Another great GT feature, this time on malfeasance in a village election in Hebei. Rigging techniques run the gamut from petulance through bribery to thuggery:
The vote was originally scheduled in early spring but postponed to November after the former chief threatened to take his own life.
Rumors spread through the village that some candidates were trying to buy votes at 200 yuan ($32) each, while dozens of villagers including Li denied they were offered this deal.
Ru Xuejun, chief of the county people's congress, said locals should trust the county government's ability to ensure the fairness of the election, but he quickly disappeared after the election was interrupted.
Some 40 minutes after the election started at 8:30 am Thursday, a Global Times reporter witnessed a group of men kicking seven groups of voters out of the room, before taking away their ballot boxes.
Ma Yongsheng, identified to have been leading the men, is one of the seven candidates running for village chief. Ma shouted at those gathered in the playground that no one should dream of voting, then promptly got in his luxury car and drove away.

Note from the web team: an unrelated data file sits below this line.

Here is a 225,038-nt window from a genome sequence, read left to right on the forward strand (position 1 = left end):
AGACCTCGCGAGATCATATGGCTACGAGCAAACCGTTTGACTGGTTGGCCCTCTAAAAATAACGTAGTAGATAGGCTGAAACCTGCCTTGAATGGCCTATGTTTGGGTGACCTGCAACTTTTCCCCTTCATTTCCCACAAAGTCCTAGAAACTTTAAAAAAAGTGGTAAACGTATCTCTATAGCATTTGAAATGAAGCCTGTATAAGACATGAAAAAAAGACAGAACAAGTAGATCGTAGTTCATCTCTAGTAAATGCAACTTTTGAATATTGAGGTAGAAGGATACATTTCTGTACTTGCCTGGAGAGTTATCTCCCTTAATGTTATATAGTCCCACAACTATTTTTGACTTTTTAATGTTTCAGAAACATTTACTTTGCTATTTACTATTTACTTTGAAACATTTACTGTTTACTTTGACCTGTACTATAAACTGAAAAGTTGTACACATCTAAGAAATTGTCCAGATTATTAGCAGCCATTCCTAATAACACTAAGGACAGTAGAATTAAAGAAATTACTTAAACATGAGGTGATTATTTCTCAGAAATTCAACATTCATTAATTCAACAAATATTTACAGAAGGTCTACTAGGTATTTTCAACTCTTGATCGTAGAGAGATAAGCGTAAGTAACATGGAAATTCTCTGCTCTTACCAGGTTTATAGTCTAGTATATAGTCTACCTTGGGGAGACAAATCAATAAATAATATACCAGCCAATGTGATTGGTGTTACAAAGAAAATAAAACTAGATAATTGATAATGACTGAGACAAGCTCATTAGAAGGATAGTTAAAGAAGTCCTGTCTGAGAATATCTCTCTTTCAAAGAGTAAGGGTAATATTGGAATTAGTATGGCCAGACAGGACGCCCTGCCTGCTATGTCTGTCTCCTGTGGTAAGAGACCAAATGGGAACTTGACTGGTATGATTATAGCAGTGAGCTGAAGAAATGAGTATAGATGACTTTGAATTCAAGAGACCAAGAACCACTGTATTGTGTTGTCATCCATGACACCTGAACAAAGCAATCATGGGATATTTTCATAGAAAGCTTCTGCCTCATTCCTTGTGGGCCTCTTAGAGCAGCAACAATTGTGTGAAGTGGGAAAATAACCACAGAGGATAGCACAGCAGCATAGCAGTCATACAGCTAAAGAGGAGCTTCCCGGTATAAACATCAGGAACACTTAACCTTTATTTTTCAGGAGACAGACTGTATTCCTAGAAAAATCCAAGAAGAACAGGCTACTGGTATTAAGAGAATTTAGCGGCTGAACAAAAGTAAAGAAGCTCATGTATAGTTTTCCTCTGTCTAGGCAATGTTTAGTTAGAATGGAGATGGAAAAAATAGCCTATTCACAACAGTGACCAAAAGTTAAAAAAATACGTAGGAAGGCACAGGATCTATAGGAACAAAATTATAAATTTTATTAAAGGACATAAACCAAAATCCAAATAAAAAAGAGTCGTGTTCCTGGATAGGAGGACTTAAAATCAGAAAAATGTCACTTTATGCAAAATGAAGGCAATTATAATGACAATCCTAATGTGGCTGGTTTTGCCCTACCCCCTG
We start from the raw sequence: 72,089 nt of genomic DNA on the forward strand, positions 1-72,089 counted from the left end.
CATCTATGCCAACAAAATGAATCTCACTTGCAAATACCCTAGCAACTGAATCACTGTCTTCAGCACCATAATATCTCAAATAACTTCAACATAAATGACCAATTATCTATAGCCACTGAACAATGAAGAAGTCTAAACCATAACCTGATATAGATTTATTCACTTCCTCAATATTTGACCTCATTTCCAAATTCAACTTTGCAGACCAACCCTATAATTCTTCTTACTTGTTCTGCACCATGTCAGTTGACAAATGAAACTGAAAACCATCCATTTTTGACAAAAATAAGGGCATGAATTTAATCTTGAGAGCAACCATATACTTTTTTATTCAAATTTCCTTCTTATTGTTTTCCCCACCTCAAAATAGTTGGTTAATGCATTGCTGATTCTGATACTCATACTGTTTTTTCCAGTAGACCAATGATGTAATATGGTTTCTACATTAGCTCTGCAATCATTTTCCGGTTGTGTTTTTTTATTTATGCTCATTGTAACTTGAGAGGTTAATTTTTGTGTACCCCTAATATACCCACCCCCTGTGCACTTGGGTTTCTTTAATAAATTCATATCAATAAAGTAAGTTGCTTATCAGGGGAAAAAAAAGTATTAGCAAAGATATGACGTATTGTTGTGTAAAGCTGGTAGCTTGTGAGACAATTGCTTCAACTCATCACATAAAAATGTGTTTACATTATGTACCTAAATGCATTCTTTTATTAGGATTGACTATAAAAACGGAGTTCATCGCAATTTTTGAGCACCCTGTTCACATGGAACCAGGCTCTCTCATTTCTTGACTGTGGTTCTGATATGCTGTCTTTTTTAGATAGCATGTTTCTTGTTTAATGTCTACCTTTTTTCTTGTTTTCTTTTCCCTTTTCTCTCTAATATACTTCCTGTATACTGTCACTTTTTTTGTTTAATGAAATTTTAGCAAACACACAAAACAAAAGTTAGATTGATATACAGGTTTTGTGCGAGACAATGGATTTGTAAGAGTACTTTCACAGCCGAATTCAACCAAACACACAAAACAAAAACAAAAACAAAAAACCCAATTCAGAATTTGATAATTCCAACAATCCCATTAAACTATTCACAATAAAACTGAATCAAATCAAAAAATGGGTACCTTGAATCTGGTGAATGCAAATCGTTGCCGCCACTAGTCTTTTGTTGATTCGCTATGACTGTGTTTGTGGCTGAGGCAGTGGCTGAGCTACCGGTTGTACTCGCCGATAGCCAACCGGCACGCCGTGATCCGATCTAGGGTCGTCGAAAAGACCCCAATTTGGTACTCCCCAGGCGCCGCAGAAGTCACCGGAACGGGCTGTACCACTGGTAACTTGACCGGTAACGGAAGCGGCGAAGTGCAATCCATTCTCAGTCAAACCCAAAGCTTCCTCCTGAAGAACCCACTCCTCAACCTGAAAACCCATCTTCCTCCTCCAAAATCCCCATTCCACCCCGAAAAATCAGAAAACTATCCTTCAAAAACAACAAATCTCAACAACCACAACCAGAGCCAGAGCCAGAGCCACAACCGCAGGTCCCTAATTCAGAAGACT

The basic story is familiar. Panguanying is a prosperous suburban village near Beijing, whose economy is threatened by the decision by the nearby city government to dump a waste disposal facility on its land, with the connivance of local officials. A champion of local interests emrges to fight for the village, and interested parties do all they can to stop him.
The interesting subtext here is that it's not just a case of the Party trying to sabotage the elections, but perhaps also the elections themselves attracting various gangsters aiming to control the village. This can be a lucrative position, as Uncle House will tell you.